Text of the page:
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Our Work

Care for Creation

“As stewards of God’s creation, we are called to make the earth a beautiful garden for the human family. When we destroy our forests, ravage our soil, and pollute our seas, we betray that noble calling.” —Pope Francis, Manila, January 18, 2015

The cry of the earth and the cry of the poor are inextricably linked. All of us are called to pursue right relationship with God, with each other, and with creation.

In his environmental encyclical Laudato Si’, Pope Francis invited us to embrace a simpler lifestyle that sharply contrasts with our wasteful, throwaway culture. He affirmed that climate change is human induced and that we must transition from highly polluting fossil fuels to renewable energy sources without delay.

As a faith community, we can bring our values to this important conversation as we promote policies and practices that care for creation and the poor and vulnerable, who suffer the worst consequences of environmental harm.

In 2011, Fr. Adolfo Nicolás, SJ, then Superior General of the Society of Jesus, made a similar call in his letter On Ecology and accompanying task force report Healing a Broken World, which encourages an ecological change of heart that manifests our gratitude to God for the gift of creation.

Care for creation remains a frontier for Midwest Jesuit institutions, communities, and ministries. We see a growing and significant number of programs led by Jesuits and colleagues that are advancing care for creation through conservation practices, ecological restoration, research, education, and advocacy in both the public and corporate sectors. Universities convene public forums and opportunities for dialogue, schools and parishes implement ecological and educational initiatives, and retreat centers provide prayer and reflection opportunities to deepen the relationship between spirituality and ecology.

Some online Jesuit/Catholic related resources to promote care for creation are:

International Ministries

The Society of Jesus is one of the largest missionary orders in the Catholic Church. This vibrant apostolate dates back to Jesuit Saint Francis Xavier, one of Saint Ignatius of Loyola’s earliest companions and the patron saint of foreign missions. Recently, this spirit was exemplified by the courageous Jesuit martyrs of El Salvador.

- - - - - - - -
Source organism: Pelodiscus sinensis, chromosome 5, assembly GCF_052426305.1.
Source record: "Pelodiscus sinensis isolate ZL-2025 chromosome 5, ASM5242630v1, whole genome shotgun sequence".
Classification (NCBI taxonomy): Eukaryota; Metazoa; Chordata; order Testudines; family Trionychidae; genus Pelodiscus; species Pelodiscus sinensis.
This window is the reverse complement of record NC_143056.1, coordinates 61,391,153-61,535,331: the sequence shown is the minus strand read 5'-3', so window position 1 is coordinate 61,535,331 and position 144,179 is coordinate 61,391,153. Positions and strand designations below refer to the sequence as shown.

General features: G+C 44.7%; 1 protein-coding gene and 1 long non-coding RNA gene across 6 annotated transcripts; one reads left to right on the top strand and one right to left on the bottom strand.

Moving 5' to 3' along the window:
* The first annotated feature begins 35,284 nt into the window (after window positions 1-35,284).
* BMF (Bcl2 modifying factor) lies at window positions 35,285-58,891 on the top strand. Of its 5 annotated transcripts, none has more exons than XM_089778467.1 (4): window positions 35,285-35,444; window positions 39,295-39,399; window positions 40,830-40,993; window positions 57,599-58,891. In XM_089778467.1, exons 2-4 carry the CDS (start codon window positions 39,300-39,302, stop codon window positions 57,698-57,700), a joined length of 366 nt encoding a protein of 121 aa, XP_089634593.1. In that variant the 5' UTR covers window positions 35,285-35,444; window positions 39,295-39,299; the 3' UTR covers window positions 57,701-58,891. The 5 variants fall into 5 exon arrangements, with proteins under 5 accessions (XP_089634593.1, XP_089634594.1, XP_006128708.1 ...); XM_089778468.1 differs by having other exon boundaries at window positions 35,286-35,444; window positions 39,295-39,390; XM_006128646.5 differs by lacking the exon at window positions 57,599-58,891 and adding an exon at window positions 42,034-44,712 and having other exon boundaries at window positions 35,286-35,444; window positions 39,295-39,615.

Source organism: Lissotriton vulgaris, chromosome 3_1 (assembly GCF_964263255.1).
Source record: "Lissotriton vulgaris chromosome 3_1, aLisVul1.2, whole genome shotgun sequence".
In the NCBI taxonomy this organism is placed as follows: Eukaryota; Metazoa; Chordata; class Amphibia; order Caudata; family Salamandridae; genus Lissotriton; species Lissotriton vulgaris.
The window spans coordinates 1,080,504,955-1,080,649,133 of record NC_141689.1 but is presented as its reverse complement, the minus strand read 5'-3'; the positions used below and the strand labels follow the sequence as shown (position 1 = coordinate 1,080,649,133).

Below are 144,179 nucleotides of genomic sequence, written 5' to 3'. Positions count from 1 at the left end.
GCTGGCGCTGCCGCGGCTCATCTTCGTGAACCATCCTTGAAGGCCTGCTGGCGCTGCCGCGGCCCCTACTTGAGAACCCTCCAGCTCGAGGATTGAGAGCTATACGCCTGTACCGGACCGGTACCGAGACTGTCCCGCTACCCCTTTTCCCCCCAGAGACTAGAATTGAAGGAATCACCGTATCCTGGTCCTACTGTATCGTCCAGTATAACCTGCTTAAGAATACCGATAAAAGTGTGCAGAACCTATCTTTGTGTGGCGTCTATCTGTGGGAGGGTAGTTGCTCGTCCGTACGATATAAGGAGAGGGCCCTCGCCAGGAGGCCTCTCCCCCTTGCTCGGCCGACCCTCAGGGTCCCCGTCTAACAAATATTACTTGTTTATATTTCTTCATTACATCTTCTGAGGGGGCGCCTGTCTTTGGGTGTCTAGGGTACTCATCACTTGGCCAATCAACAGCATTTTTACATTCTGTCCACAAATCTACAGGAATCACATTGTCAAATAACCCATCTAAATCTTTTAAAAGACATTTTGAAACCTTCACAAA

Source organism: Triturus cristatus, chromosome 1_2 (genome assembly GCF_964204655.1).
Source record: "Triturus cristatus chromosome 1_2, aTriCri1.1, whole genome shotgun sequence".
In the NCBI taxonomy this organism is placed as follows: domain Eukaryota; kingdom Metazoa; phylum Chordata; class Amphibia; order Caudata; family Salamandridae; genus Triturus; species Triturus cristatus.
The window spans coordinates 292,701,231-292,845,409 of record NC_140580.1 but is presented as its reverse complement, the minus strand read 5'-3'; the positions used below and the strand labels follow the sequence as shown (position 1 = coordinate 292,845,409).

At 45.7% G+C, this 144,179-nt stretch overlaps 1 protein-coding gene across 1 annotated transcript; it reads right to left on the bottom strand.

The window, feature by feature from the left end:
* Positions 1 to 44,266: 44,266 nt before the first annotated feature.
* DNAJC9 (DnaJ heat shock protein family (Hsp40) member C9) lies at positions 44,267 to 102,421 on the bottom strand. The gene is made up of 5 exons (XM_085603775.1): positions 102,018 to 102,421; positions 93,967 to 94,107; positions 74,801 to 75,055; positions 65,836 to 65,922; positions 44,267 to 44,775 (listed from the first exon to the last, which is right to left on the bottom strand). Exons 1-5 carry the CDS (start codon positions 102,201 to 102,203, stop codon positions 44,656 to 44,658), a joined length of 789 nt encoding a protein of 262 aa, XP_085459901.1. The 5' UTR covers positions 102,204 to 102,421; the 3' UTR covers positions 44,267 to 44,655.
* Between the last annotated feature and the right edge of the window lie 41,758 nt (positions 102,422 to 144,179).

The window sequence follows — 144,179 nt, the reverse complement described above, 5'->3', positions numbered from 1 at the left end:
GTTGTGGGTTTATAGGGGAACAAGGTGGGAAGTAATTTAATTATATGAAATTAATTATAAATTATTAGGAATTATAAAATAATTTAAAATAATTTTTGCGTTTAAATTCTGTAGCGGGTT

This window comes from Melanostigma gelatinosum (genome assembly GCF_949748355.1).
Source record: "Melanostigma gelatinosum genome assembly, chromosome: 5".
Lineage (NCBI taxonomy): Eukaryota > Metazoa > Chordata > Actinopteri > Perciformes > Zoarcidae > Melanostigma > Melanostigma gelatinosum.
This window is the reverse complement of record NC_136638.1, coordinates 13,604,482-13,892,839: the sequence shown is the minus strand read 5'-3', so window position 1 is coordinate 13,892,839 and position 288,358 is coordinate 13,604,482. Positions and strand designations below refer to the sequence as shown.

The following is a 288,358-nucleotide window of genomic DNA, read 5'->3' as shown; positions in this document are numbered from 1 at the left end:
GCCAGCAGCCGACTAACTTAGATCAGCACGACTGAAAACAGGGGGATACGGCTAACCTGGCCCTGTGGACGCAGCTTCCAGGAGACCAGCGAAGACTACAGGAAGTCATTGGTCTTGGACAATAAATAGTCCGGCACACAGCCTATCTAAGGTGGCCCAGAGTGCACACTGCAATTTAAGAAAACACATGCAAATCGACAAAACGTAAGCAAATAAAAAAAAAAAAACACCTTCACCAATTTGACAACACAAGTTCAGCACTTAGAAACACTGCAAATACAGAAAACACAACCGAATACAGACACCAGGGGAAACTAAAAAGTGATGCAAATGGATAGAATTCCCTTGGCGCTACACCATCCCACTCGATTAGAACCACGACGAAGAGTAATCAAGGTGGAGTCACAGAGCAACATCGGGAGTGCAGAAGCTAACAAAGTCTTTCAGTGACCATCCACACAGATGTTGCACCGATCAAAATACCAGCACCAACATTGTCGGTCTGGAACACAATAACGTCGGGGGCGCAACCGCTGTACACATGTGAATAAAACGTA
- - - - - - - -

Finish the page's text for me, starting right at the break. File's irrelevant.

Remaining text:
Midwest Jesuits and colleagues are immersed in a variety of international projects, including work with forcibly displaced people through the Jesuit Refugee Service (JRS) and international service programs, such as the Jesuit Volunteer Corps and International Samaritan.

We also participate in twinning relationships, or convenios, with Jesuit provinces in Eastern Africa, Kohima (Northeast India), and Peru. Twinning emphasizes a cross-cultural, two-way partnership that includes financial support and, more importantly, apostolic, formation, and educational exchanges across provinces.

Through greater international contact, Midwest Jesuits and colleagues have been evangelized by the heroic work and witness of South Asian, African, and Latin American Jesuits we have befriended. We work together to foster reciprocity, solidarity, and advocacy for social change. In so doing, international missions become gifts and opportunities.

Currently, we maintain three active convenios with Jesuit provinces of Eastern Africa, Kohima (Northeast India), and Peru. Click a photo below to read more.    

Historic Apostolic Partnerships

The Midwest Jesuits also have had and maintain aspects of partnerships with Jesuits in:

Social Ministries

To be a companion of Jesus today requires an authentic service of faith and the promotion of justice. Entrenched social injustices and resource inequities erode the common good and compel us to compassion and solidarity with the least. Issues of particular concern for Jesuits include migration and displacement, the growing wealth gap, and care for creation threatened by a throw-away culture.

Most of our ministries, which provide direct service, social research, and advocacy for social change, are found in our affiliated educational, pastoral, and non-profit institutions. The struggle for justice is fundamentally a work of faith, which we do cooperatively with other people of faith and good will.

Midwest Jesuit parishes provide opportunities for direct service and advocacy, while Nativity Jesuit AcademyCristo Rey Network schools, and other educational institutions welcome volunteers and provide professional services to underserved communities.

Ongoing social justice news and opportunities are posted on our FacebookTwitter, and Instagram pages. The list below includes Jesuit social justice ministries and resources in the Midwest and beyond. Click individual ministries to learn more and get involved.

Direct Service and Accompaniment

Social Analysis and Dialogue


National and International Jesuit Social Justice Opportunities

The works of the Midwest Jesuits are available in PDF format (Click Here).